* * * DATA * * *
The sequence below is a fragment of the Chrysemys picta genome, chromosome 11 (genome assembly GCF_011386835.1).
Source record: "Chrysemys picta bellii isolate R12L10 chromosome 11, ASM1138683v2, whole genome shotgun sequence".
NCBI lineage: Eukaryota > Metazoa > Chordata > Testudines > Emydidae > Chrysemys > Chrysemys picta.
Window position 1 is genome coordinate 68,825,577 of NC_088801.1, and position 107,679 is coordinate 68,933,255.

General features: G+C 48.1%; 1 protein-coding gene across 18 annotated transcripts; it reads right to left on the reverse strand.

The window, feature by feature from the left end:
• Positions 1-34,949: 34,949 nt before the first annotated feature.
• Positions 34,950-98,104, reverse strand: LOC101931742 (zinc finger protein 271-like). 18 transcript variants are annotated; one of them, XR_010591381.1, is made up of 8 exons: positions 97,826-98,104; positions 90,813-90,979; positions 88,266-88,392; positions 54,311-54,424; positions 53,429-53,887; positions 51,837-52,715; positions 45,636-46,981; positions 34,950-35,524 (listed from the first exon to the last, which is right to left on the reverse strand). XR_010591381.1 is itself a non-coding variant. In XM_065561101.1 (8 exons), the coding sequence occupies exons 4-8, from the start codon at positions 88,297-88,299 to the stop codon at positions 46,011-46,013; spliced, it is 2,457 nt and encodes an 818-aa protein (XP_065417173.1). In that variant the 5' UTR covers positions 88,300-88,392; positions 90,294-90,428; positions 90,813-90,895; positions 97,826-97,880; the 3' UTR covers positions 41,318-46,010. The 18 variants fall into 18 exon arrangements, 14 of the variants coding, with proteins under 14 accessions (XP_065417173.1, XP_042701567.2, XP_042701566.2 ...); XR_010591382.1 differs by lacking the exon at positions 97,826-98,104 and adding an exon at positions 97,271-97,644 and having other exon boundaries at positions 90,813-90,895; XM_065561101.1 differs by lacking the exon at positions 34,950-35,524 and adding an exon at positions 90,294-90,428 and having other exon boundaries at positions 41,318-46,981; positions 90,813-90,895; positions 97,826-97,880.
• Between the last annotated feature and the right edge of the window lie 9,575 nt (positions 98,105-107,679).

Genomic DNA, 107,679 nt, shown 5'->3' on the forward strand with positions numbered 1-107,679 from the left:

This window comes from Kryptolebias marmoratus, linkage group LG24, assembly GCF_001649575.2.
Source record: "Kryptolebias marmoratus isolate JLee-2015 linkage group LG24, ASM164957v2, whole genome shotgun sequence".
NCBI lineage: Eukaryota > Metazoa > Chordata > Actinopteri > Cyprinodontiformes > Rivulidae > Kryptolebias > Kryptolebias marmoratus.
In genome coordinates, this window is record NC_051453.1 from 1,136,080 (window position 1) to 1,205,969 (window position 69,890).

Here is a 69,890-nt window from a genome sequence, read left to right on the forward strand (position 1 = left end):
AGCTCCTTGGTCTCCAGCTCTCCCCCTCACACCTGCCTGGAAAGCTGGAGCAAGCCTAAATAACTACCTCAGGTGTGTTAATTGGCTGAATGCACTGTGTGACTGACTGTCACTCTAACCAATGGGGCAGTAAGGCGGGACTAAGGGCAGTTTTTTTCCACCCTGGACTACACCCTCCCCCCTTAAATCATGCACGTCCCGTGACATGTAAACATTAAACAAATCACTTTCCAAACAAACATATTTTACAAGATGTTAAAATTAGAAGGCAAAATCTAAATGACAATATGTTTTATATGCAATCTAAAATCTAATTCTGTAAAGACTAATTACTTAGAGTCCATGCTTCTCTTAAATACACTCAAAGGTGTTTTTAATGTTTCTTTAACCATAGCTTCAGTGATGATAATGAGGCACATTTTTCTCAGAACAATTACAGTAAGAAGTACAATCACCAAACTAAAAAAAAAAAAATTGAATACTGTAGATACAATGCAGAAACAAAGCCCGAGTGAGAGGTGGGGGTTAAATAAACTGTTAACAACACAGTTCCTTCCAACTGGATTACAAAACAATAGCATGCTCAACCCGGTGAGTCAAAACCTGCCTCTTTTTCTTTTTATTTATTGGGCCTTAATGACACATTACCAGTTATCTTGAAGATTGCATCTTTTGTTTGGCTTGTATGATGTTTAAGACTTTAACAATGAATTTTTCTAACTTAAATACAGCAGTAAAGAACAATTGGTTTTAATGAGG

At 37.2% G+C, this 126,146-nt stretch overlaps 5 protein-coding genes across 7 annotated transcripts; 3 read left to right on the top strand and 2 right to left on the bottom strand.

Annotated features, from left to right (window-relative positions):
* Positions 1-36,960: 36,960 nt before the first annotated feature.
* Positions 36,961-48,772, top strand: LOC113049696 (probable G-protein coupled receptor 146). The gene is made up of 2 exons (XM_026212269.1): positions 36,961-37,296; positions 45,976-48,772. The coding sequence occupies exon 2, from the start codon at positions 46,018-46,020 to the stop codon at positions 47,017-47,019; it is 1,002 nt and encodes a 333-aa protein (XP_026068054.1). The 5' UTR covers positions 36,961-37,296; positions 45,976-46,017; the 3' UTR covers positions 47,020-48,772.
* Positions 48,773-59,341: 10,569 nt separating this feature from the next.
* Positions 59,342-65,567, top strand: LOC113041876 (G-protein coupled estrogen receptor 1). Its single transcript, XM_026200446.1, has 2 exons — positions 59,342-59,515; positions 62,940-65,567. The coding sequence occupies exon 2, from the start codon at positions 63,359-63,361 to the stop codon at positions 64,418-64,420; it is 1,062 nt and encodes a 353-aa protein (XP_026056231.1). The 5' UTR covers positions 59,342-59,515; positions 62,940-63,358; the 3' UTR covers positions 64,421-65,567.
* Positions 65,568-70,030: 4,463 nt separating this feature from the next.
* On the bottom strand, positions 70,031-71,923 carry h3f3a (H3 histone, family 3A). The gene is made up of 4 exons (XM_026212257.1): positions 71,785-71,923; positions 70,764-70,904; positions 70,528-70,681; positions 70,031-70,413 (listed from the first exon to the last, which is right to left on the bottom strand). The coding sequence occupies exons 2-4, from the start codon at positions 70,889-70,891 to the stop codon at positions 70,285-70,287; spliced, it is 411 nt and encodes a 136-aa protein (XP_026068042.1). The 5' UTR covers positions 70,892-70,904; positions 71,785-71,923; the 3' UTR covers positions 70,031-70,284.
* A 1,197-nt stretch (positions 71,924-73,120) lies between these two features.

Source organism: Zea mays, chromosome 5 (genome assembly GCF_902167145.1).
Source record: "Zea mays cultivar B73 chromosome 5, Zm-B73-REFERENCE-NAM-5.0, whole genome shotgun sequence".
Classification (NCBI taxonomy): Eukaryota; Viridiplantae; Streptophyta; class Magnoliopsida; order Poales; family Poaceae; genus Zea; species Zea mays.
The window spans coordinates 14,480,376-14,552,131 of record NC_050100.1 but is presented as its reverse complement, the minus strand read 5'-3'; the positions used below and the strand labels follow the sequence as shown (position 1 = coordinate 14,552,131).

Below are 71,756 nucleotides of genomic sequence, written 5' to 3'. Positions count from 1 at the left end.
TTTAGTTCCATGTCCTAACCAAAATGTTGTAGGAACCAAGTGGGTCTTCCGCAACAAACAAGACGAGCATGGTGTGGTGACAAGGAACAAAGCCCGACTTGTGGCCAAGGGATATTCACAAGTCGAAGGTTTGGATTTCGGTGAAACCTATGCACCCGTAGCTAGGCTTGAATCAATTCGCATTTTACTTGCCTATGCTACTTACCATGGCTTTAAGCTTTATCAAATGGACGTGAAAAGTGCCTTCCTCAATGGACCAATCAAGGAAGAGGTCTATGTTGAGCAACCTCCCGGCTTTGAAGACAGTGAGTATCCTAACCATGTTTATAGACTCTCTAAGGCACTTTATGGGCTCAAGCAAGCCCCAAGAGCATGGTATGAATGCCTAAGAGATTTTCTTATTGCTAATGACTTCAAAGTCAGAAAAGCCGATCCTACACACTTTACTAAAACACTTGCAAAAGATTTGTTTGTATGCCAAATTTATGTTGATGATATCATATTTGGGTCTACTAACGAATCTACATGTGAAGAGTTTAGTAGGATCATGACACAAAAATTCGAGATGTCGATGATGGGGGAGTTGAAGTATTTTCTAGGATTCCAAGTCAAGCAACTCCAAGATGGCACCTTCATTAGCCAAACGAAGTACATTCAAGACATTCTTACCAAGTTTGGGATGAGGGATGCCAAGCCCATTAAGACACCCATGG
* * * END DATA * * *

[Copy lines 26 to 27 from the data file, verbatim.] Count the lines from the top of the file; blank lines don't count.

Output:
Source organism: Zea mays, chromosome 5 (genome assembly GCF_902167145.1).
Source record: "Zea mays cultivar B73 chromosome 5, Zm-B73-REFERENCE-NAM-5.0, whole genome shotgun sequence".